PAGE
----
Erstwhile Criteria Revised Criteria
Qualifying assets shall mean a loan which satisfies the following criteria:
  i.       Loan disbursed by an NBFC-MFI to a borrower with a rural household annual income not exceeding ₹ 1,00,000 or urban and semi-urban household income not exceeding ₹ 1,60,000;    i.      Loan disbursed by an NBFC-MFI to a borrower with a rural household annual income not exceeding ₹ 1,25,000 or urban and semi-urban household income not exceeding ₹ 2,00,000;
ii.       Loan amount does not exceed ₹ 60,000 in the first cycle and ₹ 1,00,000 in subsequent cycles;  ii.      Loan amount does not exceed ₹ 75,000 in the first cycle and ₹ 1,25,000 in subsequent cycles;
iii.       Total indebtedness of the borrower does not exceed ₹ 1,00,000; iii.      Total indebtedness of the borrower does not exceed ₹ 1,25,000;
Note: All other terms and conditions specified under the master directions shall remain unchanged.

The Statement on Developmental and Regulatory Policies called for revisions in the household income and loan limits only. The notification of the RBI additionally, in light of the change in total indebtedness of the borrower, felt it necessary to also increase the limits on disbursal of loans.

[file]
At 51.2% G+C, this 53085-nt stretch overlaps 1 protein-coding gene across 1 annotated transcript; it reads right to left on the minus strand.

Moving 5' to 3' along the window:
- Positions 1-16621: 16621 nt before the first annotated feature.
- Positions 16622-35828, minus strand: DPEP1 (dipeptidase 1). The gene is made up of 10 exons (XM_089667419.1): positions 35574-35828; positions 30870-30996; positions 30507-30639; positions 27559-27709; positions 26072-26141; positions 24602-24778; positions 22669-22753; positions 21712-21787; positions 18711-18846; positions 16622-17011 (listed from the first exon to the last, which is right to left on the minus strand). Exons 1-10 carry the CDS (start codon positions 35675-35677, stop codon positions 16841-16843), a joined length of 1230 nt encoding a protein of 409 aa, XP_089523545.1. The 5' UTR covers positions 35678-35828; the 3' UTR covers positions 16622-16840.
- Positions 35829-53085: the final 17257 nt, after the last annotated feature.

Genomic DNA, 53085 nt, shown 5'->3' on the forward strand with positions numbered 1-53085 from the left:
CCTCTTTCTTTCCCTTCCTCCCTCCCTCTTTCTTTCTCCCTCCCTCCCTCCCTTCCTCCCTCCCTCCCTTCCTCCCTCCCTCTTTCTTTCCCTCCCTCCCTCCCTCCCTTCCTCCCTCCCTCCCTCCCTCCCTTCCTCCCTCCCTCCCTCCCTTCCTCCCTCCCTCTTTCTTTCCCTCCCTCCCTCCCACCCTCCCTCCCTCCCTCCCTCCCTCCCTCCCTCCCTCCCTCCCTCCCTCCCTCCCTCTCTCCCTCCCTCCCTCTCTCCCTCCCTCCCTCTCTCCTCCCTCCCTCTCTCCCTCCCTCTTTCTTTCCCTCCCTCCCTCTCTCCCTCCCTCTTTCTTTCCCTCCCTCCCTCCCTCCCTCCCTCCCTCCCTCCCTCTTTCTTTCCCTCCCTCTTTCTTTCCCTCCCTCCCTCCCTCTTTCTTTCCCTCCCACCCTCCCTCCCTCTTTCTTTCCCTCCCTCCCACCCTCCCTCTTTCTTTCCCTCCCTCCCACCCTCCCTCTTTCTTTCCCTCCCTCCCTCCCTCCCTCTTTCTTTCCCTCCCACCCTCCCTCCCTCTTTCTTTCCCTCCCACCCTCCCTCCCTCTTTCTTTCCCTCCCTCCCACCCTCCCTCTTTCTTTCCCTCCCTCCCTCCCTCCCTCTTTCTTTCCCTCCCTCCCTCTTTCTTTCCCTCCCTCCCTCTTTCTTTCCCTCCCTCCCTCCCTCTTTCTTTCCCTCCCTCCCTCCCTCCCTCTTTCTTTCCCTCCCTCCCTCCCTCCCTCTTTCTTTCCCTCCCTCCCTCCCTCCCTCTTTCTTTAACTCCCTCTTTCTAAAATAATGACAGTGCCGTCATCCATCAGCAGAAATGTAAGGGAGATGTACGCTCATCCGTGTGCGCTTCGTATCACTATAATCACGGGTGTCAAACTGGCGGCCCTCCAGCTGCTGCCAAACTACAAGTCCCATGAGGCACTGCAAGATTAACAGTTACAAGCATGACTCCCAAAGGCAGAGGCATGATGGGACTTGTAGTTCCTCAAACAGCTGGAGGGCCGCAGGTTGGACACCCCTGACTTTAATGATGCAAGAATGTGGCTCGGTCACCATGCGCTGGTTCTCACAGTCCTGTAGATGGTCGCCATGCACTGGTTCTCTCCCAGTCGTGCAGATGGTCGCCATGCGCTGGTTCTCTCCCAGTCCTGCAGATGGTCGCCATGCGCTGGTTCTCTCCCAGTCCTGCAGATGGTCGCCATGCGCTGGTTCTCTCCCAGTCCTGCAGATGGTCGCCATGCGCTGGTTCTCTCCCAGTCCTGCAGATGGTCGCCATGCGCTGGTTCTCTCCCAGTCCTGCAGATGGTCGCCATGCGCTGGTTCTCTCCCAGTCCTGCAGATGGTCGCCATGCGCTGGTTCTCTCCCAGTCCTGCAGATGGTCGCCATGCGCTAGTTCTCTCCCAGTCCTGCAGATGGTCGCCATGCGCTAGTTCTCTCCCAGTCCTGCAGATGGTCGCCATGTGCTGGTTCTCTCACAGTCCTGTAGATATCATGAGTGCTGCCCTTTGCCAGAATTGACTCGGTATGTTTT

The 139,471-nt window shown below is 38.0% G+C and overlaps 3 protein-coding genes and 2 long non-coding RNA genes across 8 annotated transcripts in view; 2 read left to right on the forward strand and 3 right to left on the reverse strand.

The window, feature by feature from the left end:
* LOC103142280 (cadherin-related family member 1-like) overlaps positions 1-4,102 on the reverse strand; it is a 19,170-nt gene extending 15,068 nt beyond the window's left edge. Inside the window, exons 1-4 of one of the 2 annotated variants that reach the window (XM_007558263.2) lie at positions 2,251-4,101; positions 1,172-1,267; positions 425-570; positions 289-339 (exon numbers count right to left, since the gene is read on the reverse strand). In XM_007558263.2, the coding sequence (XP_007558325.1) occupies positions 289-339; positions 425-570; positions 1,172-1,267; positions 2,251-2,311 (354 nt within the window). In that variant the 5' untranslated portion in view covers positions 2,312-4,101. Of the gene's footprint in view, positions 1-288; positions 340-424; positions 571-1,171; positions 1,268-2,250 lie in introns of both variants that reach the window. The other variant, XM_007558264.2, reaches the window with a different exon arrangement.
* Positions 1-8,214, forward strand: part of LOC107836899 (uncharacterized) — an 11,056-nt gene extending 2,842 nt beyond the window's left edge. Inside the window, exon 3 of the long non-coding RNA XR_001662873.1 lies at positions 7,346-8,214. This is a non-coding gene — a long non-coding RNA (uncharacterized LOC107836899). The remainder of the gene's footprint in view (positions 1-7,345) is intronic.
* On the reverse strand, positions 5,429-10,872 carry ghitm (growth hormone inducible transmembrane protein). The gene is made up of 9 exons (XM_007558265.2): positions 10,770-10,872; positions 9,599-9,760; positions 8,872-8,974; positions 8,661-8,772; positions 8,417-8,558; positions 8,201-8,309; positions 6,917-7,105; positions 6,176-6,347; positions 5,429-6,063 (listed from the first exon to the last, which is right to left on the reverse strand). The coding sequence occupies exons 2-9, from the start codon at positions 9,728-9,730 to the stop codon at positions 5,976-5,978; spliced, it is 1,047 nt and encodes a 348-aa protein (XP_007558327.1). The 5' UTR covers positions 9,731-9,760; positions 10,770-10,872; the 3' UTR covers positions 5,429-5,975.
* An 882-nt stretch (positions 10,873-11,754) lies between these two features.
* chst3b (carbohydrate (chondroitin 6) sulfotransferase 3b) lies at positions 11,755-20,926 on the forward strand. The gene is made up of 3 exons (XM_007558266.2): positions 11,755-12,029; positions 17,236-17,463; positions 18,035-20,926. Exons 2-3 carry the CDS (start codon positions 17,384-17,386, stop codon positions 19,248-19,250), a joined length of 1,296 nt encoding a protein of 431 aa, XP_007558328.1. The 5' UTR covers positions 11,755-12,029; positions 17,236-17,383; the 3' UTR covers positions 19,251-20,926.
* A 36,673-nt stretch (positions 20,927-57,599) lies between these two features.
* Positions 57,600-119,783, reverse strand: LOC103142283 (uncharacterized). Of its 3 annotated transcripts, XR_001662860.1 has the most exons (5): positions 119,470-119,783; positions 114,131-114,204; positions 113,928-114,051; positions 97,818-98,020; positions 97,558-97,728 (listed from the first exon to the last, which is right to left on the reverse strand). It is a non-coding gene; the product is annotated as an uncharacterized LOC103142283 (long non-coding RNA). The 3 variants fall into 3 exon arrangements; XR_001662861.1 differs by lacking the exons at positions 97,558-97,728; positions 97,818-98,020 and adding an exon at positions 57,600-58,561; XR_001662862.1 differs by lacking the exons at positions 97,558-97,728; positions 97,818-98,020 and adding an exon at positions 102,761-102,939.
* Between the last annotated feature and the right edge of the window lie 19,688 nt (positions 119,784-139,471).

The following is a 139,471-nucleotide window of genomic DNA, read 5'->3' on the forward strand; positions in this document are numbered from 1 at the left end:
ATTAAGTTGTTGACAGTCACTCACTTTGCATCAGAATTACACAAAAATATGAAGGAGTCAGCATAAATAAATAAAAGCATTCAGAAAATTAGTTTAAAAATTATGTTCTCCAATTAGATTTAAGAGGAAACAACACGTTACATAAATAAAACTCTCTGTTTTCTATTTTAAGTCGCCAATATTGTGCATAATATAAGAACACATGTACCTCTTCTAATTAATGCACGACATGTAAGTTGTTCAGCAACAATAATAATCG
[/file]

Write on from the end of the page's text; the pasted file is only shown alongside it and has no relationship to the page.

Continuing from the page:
The revised limits are effective from the date of the circular, i. e. November 08, 2019.

[1] https://www.rbi.org.in/Scripts/NotificationUser.aspx?Id=11727&Mode=0

[2] https://www.rbi.org.in/Scripts/BS_PressReleaseDisplay.aspx?prid=48318

Links of related articles:

Special Window Fund for Affordable Real Estate Segment: Achche Din for Home-buyers?

– Sikha Bansal and Priya Udita

(finserv@vinodkothari.com)

Relief has come to the builders of stalled housing project and distressed homebuyers in in the form of establishment of a ‘Special Window‘ fund by the Government to provide priority debt financing for the completion of stalled housing projects that are in the affordable and middle-income housing sector. See the press release here. The announcement came after this package was introduced on September 14 by the Finance Minister. The Government has also issued FAQs on the same, which can be viewed here.